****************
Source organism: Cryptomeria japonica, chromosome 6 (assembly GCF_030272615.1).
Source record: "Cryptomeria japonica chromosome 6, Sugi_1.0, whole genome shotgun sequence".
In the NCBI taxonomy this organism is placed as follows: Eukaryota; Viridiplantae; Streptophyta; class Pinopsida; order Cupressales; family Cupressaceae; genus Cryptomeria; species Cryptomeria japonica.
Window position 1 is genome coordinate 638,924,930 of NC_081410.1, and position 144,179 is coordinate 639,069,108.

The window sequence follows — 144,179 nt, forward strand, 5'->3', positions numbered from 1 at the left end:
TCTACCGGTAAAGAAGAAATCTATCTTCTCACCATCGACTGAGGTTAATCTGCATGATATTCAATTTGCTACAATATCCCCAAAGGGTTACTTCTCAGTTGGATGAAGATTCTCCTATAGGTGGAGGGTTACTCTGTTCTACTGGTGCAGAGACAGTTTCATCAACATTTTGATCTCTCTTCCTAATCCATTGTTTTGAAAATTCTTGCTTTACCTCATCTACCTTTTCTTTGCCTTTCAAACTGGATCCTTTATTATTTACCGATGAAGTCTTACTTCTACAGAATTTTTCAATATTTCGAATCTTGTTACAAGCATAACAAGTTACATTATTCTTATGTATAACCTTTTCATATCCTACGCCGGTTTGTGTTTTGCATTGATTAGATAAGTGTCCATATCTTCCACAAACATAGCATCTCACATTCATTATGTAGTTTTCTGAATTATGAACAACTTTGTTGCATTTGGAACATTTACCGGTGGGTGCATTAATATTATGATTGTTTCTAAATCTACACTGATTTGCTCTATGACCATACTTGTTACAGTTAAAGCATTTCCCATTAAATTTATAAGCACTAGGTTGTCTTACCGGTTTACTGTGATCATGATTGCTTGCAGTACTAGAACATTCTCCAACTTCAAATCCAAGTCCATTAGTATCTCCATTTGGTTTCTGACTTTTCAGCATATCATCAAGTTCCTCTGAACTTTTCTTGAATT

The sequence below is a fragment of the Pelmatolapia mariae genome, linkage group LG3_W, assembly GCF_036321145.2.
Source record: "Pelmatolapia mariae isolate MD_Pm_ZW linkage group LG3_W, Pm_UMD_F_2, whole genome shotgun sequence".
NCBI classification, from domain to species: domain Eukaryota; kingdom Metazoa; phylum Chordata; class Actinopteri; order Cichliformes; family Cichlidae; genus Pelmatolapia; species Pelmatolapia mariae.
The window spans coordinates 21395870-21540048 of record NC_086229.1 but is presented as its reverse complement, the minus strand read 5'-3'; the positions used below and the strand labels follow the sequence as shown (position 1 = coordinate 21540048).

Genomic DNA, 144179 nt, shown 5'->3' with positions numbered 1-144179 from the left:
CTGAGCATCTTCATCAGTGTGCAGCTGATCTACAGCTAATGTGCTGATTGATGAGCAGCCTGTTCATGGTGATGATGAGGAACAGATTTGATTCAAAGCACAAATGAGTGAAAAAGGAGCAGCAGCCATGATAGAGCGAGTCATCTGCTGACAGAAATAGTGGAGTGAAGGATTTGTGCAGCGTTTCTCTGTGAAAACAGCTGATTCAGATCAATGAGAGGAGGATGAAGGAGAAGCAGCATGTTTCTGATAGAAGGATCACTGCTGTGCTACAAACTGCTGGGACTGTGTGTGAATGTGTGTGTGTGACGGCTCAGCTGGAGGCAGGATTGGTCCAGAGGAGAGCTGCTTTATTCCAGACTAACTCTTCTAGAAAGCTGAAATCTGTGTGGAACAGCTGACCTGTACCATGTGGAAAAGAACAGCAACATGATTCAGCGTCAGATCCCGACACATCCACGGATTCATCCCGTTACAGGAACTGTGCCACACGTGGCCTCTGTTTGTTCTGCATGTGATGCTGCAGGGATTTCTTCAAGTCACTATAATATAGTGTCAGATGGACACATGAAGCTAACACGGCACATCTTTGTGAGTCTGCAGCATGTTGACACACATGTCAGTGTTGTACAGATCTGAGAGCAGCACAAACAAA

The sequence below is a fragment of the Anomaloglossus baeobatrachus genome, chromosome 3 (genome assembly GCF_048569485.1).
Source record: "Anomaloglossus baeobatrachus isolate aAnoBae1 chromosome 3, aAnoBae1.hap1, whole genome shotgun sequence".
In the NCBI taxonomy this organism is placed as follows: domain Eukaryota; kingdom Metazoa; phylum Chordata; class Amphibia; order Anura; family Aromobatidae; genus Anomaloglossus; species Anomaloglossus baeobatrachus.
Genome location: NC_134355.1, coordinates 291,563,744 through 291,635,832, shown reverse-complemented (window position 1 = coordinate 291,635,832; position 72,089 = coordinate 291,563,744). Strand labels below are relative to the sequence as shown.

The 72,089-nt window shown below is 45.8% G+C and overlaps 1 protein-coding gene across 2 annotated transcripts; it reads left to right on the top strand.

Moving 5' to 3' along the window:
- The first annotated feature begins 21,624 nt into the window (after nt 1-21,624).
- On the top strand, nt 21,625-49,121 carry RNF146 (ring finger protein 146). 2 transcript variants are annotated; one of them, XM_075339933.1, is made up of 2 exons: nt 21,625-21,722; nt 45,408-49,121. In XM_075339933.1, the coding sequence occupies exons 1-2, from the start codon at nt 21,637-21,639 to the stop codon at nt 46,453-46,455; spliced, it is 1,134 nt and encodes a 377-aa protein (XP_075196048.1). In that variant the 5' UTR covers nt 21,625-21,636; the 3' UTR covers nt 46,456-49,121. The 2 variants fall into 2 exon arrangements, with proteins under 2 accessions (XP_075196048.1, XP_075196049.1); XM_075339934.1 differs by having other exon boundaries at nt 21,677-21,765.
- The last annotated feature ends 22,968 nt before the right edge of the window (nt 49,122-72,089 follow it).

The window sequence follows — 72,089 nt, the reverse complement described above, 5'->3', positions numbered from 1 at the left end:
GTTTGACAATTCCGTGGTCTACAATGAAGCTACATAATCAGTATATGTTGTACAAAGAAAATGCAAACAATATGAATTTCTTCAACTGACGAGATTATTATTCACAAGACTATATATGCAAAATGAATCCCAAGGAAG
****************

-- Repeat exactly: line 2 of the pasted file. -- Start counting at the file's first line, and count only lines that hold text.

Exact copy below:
Source record: "Cryptomeria japonica chromosome 6, Sugi_1.0, whole genome shotgun sequence".